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Dying Light 2 Review — The Perfect Zombie-Parkour Sequel?

Does Dying Light 2 make the leap following long delays and high-expectations?

Jeremy Proome

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The problem with any game being a surprise hit is that the expectations for a possible sequel get pushed even higher. Dying Light 2 is the perfect example of that. Not only was the first game a breakout success that no one really anticipated, but numerous, year-long delays for the follow-up have also added an extra dose of salivation for a game that has somewhat of a mountain to climb. Dying Light 2 is the bigger, bolder, and the more ambitious game you’ve been waiting for, but it also makes some missteps by moving into a genre where its best bits are squashed under the weight of its own lofty goals.

What we mean by that is that the first Dying Light kept it simple. A fun, open-world parkour game filled with zombies and an interesting story, with some obligatory side-mission distractions here and there. What it did, it did well, and the sequel does that too: fast, fluid first-person movement, enthralling melee combat, and a beautiful world — and the sequel is all that and more. But, being a bigger and more dense game, the developers have included the cacophony of open-world items and markers which litter the map, along with a much, much longer campaign that can feel like a slog at times. As these games grow in scale, so does the fat, and Dying Light 2 can feel like a pretty unnecessarily chunky game, for something that should be about stripped-down survival.

With that said, the pacing and superfluous elements are the only things that will likely hamper the experience, as the moment-to-moment gameplay is incredibly enjoyable. Finding your way into an enemy hideout using scaffolding and high-perched windows, stealth-killing enemies, and drop-kicking a zombie through a window before parkouring your way across neighbouring rooftops is endlessly fun. The game looks great too, and there is some interesting new variety in the world given that it takes place 20 years after the first game, with architecture and design having gone through a post-apocalyptic renaissance, of sorts. The technical element is solid too, and the game runs smoothly, delivering expansive vistas and detailed environments with minimal hiccups.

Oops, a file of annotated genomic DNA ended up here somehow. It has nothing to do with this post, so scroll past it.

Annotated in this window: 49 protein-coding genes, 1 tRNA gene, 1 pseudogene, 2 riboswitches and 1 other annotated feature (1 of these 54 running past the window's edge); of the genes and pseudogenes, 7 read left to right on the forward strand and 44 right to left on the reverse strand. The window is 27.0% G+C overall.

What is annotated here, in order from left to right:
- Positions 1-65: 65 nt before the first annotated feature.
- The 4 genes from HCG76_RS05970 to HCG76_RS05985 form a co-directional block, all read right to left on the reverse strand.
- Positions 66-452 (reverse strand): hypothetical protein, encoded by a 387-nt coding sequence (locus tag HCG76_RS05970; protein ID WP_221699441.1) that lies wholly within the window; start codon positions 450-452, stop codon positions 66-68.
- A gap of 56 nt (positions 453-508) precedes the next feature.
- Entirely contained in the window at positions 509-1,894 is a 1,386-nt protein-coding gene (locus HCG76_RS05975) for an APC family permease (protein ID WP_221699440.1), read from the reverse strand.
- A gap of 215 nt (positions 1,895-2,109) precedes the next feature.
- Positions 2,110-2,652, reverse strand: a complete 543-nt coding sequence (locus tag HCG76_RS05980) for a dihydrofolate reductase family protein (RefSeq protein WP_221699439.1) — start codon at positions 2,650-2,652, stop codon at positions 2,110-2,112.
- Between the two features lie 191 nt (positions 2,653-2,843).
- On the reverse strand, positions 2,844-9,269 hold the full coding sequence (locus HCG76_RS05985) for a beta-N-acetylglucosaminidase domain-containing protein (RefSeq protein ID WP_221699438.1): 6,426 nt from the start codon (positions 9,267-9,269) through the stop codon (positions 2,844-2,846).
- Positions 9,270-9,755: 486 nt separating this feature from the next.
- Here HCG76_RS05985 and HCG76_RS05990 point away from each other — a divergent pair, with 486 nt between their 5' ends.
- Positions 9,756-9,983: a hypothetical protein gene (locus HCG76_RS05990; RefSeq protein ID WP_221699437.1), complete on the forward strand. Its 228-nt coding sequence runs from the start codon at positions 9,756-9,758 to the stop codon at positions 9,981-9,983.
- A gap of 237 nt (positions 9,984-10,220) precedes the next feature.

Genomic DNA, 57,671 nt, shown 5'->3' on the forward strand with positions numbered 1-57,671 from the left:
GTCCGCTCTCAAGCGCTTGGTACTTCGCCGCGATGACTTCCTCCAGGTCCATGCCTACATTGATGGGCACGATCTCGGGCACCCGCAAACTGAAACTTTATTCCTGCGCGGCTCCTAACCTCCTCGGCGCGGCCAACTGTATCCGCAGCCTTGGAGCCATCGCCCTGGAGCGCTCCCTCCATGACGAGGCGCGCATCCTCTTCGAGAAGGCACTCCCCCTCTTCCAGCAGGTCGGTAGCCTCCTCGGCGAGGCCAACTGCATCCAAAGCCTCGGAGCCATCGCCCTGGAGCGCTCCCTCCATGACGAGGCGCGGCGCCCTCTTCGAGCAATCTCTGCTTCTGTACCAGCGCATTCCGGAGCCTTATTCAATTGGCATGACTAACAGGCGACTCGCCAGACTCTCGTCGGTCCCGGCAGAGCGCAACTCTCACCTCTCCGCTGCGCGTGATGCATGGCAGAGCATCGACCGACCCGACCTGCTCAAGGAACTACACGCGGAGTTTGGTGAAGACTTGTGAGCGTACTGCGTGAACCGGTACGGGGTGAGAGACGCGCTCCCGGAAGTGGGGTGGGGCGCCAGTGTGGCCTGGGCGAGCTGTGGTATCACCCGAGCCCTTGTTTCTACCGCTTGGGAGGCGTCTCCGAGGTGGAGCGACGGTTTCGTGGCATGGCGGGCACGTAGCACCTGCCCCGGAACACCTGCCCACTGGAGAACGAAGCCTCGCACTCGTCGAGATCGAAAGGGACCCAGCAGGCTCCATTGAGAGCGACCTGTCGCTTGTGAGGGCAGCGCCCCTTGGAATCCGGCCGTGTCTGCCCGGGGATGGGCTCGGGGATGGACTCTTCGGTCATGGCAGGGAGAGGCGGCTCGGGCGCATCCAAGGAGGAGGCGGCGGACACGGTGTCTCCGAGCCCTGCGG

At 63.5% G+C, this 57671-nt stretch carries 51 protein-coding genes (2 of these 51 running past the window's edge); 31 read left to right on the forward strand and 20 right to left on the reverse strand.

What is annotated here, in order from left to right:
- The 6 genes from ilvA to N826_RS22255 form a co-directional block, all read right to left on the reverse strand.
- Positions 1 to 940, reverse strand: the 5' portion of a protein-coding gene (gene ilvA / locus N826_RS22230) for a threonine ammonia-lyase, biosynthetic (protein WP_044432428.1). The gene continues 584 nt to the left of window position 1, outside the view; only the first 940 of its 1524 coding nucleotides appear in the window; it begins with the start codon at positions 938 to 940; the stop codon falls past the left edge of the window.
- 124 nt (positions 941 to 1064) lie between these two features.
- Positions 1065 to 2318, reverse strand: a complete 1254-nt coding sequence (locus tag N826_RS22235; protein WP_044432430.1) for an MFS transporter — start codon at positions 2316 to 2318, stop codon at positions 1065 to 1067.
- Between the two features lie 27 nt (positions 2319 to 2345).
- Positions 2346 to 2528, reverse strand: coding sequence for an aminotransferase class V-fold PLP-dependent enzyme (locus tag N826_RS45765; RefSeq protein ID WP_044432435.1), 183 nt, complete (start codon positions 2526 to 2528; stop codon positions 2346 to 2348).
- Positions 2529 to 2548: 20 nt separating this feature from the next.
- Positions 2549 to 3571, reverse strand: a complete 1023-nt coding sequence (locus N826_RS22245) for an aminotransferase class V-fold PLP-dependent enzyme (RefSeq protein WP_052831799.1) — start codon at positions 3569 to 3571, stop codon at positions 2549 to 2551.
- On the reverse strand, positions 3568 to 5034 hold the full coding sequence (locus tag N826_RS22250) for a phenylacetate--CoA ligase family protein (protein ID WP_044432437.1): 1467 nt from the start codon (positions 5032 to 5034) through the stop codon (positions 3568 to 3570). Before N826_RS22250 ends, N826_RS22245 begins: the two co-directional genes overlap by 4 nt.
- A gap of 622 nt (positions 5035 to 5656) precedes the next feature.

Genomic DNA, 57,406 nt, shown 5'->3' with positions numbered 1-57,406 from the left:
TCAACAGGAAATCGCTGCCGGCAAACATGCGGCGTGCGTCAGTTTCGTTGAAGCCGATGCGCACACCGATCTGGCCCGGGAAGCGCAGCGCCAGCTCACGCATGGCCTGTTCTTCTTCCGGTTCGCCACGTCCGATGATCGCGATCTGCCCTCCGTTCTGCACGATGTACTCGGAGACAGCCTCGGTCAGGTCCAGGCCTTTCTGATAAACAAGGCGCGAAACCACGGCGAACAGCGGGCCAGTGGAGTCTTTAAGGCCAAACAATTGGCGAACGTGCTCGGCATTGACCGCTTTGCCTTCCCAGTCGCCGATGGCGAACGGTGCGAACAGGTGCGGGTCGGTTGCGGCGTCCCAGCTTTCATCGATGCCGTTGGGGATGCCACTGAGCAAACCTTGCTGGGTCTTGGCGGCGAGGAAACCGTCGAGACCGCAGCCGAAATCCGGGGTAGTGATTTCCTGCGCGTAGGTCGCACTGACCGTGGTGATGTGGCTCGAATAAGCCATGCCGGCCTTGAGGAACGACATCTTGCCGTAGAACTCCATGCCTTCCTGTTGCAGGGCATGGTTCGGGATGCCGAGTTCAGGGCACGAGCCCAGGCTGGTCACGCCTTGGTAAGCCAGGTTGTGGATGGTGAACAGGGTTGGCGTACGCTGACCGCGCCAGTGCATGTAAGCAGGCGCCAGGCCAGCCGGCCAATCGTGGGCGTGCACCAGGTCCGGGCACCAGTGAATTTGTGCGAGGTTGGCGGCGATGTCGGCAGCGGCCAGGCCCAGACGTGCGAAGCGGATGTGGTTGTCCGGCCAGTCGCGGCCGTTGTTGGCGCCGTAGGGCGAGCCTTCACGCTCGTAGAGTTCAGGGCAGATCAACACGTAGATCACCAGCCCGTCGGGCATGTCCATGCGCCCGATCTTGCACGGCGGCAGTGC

While it can seem overwhelming at first, the core gameplay of Dying Light 2 and its accompanying presentation is fantastic to indulge in. Gruesome combat, slick parkour, and dynamic enemy encounters make playing through Dying Light 2 a joy; it’s just slightly bogged down by unnecessary systems and an excessive gear system. If you loved the original, you won’t have to look that hard to find that passion again for the sequel.

Dying Light 2 is available on Xbox Series X|S, PS5, Xbox One, PS4, and PC.

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